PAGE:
White passed on signing with the Dodgers as a 14th-round pick in 2006 to attend North Carolina, where he spent three years in the Tar Heels' weekend rotation and two years as their ace. White fell slightly in the 2009 draft because of inconsistency and signability concerns, going 15th overall and signing for $2.25 million at the Aug. 17 deadline. An excellent athlete and competitor, White throws a heavy 91-95 mph fastball with plus sink. His out pitch is his plus splitter, a strong weapon with depth and deception to thwart lefties. His slider has been an inconsistent pitch--some feel he got away from it in college in deference to his splitter to miss more metal bats--but it's an above-average pitch at times. White focused on his slider in instructional league, trying to get more extension out front and later break instead of letting it get long. His command wavered at times in college, and his arm action in the back--which has changed since high school, when his slider was better--concerns some scouts. After initial talk of developing White as a reliever, the Indians plan to bring him through the system as a starter. If he can rediscover his slider he would have the pure stuff to be an above-average starter, though he also could also fit in as a future closer. He'll begin his pro career in high Class A.
After a redshirt year and an uneven freshman season at Kentucky--one that ended with him kicked off the team--Kipnis transferred to Arizona State. He turned down a fourth-round offer from the Padres as a draft-eligible sophomore in 2008, then went 63rd overall last June after winning Pacific-10 Conference player of the year honors. After signing him for $575,000, the Indians asked him to work at second base in instructional league. Cleveland drafted Kipnis for his bat and advanced hitting approach. He has good bat speed, a quick trigger and a loose, flat swing that stays in the zone a long time. There's occasional length to his stroke, but he centers the ball consistently, uses the whole field and handles lefties and righties. An average runner, Kipnis immediately showed surprising skill at second base with good hands, footwork, body control and the ability to make plays to both sides. Kipnis is a tweener as an outfielder. His average speed and fringe-average arm fit better in left field than center, and while he has surprising pop for his size, he'll likely max out at average power. Though he looked good at second base in instructional league and dabbled there in college, he hasn't played the position extensively. Kipnis will report to Cleveland's complex in Goodyear, Ariz., in January to get a head start preparing for second base, where he'll get more work in spring training. He'll be 23 at the start of the 2010 season, so he'll skip a level and advance to high Class A.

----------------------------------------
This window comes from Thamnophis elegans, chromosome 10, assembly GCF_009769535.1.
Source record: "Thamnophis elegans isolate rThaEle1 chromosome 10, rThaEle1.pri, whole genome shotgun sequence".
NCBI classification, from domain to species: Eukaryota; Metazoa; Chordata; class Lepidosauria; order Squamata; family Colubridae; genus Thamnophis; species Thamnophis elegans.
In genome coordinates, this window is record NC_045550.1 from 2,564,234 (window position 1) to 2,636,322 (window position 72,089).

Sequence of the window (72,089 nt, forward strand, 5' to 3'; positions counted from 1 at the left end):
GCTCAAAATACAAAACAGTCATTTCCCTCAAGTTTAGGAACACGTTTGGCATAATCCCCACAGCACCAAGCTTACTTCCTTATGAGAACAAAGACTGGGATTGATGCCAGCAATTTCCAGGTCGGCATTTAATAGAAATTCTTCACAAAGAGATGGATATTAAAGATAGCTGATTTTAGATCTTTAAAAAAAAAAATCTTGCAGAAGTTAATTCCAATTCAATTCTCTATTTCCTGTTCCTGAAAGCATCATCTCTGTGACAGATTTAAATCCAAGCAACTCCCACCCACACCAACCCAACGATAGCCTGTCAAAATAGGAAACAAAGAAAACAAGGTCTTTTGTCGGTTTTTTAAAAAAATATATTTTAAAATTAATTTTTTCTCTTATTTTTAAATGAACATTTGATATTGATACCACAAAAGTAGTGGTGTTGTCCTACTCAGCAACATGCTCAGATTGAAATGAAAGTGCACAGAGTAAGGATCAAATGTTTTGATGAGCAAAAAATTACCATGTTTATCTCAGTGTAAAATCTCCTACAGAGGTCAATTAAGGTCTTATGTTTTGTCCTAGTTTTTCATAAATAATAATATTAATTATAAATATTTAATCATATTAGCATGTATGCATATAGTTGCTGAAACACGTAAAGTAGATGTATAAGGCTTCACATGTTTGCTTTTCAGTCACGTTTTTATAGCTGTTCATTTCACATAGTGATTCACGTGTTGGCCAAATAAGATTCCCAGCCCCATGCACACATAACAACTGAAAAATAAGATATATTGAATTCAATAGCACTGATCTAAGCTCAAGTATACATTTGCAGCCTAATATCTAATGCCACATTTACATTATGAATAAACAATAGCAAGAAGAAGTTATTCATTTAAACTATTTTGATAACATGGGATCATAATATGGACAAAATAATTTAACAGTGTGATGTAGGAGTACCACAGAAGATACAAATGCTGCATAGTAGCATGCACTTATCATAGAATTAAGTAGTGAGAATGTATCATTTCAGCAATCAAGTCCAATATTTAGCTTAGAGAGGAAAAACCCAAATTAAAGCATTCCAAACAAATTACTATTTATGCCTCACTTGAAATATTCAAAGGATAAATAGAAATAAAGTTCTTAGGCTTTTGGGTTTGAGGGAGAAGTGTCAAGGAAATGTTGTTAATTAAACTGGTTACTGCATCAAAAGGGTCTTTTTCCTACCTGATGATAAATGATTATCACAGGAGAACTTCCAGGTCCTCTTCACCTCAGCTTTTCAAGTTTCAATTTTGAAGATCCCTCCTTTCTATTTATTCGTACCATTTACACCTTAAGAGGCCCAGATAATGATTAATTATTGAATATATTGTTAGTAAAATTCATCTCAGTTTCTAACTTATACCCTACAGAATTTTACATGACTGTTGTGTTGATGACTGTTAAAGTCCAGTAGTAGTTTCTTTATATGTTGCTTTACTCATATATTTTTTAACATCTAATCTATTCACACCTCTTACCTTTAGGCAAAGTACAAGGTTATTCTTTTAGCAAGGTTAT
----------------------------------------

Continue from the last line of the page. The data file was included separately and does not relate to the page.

Marson made his major league debut with the Phillies in the final game of the 2008 season, then spent most of April 2009 with the big league club. He went down to Triple-A in May, missed a week in June with a bruised foot, then went to Cleveland just before the trading deadline in the Cliff Lee trade. Marson doesn't have a plus tool, but he's an instinctive player with above-average control of the strike zone and a solid feel for hitting. He has limited power, as his swing isn't conducive to loft and he still needs to add strength. A below-average runner, Marson is an athletic, solid defender who receives well and gets rid of the ball quickly to make up for fringeaverage arm strength. He threw out 32 percent of basestealers last year. It's only a matter of time before Carlos Santana takes over as the Indians' catcher, but his offseason hamate injury means Marson should get a chance to open 2010 as Cleveland's starter. Future projections for him range from a quality backup to an average regular.